OMAN Air is set to launch routes into Europe and the Far East as part of a new long haul strategy aimed at bringing in luxury tourists, Mohammed Mubarak Al-Shikely, senior manager marketing at the airline, told TTN at ITB Berlin last month.
This is a departure from the airline’s focus on the short haul market, with a reliance on Gulf Air, the carrier which it owns jointly with Bahrain, to bring in the long haul tourists. The move follows Oman Aviation Services’ approval, at a shareholders’ meeting, of a measure to nearly quadruple its capital to RO50 million ($129.9 million), to expand operations and acquire new planes. Oman Aviation Services operates Oman Air.
“The increased government shareholding to just over 80 per cent creates the opportunity for Oman Air to look forward to long haul operations,” said Al-Shikely. “We are currently in the process of studying routes and markets we would want to connect to, but certainly, we will be flying to the Big Three in Europe: Germany, France and the UK. Certainly, once you launch into Europe, you need to launch several destinations in the Far East, too.”
He said the airline’s decision follows Oman’s tourism strategy of targeting high-end luxury tourists. “Oman has everything a tourist is looking for in terms of culture, history and 1700km of serene coastline and the country is developing very quickly huge hotel projects and desperately requires a proper link to the rest of the world. Quality tourists, which Oman looks forward to welcome, do not want to spend long hours in transit.”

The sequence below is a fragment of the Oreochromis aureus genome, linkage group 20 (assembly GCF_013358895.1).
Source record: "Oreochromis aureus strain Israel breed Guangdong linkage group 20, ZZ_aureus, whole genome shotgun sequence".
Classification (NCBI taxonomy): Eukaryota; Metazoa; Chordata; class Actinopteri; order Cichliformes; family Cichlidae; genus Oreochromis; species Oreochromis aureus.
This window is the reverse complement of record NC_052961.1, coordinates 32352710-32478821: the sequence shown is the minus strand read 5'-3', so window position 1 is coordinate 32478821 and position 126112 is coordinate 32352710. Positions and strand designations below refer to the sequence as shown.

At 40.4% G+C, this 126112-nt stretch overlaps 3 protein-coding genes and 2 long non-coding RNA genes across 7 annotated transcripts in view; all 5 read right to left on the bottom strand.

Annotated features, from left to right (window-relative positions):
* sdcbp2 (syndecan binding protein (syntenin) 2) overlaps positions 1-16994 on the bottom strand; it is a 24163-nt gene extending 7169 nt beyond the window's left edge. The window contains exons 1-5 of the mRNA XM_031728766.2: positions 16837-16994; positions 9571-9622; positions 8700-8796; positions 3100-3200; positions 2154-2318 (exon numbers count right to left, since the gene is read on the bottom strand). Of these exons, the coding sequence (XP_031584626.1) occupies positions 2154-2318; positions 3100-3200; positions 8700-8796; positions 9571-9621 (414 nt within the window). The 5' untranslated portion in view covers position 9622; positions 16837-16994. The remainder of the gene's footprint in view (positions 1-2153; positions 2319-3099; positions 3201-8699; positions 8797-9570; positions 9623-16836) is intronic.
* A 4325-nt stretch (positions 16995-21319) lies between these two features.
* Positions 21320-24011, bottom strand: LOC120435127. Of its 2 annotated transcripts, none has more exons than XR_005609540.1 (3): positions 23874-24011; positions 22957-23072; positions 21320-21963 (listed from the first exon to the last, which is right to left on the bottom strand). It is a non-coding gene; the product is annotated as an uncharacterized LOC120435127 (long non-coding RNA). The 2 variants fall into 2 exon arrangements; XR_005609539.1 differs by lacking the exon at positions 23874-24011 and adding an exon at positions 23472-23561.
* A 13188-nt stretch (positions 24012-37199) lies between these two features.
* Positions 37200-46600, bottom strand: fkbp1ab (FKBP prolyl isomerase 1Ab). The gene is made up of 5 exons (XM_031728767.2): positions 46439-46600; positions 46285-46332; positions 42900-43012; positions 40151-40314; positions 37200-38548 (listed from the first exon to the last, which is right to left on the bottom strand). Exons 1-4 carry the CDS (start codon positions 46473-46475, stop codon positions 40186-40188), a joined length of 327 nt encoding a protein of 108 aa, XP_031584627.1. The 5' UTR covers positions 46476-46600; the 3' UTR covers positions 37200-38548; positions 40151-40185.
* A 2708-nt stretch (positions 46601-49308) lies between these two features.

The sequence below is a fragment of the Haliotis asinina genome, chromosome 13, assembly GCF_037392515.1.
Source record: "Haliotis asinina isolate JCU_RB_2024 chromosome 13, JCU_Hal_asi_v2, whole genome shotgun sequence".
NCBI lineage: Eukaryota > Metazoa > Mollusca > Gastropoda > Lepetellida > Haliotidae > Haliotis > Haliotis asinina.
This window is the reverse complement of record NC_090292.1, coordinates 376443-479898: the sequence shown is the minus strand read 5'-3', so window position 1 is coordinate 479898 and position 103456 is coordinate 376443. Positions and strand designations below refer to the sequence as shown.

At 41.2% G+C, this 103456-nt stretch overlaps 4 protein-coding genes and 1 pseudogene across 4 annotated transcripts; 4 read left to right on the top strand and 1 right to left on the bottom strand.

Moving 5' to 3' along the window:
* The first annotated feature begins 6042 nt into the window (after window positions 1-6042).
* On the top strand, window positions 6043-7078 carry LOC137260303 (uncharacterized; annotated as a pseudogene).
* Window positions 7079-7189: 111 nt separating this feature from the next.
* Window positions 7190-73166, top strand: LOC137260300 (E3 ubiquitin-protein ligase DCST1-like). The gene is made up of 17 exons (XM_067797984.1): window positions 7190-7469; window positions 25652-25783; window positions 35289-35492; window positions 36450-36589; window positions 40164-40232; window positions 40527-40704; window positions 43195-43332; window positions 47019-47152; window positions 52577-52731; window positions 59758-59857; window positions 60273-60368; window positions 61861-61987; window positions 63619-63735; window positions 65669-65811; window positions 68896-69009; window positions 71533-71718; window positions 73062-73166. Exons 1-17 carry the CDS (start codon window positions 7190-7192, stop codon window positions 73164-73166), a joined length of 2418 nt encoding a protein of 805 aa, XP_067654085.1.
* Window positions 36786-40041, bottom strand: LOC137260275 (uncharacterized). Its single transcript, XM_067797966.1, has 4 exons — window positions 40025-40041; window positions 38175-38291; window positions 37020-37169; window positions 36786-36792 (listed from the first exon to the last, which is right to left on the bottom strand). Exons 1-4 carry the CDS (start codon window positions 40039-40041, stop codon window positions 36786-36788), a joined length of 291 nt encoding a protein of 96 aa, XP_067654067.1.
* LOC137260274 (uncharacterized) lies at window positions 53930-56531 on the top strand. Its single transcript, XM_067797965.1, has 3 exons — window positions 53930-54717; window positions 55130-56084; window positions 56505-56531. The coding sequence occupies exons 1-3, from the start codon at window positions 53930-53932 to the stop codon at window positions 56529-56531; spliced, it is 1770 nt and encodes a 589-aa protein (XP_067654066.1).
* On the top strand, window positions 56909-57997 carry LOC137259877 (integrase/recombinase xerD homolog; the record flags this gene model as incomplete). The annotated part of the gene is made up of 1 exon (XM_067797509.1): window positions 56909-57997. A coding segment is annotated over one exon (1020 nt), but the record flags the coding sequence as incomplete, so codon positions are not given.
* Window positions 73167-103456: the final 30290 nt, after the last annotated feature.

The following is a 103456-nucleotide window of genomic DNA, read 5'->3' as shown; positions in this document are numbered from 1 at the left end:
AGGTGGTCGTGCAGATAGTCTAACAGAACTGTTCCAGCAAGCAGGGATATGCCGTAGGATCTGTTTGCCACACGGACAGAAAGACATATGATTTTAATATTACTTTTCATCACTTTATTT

Al-Shikely could not put a date to the network expansion. “As you know, there is a huge shortage of aircraft, but we are talking to different aircraft manufacturers to see how quickly we can take delivery of wide-body aircraft,” he said.
Oman Air CEO Ziad Karim Al Haremi told media following the shareholders’ meeting earlier this year that the airline will name a consultant to draw up a strategic plan that will include fleet expansion. He said at the time that the additional funds would be used for expanding operations, and added that the ideal plane would be an aircraft with 230 to 240 seats.
The airline currently flies to destinations in the Middle East and the Indian subcontinent and has announced flights to Lucknow and Jaipur in India this year. Its earlier plan to fly to Tehran and Damascus has been put on hold for the moment.
What this means for Oman’s other airline, Gulf Air, remains to be seen. Bahrain, the other shareholder in the Gulf Air, plans to inject up to BD500 million ($1.33 billion) in the airline, the company’s vice-chairman Mahmoud Hashim Al Kooheji was quoted as saying in a Reuters report late in March.
“Bahrain will own 80 per cent of Gulf Air and Oman will own 20 per cent,” he said in the report, adding that Bahrain will not be buying any of Oman’s stake.
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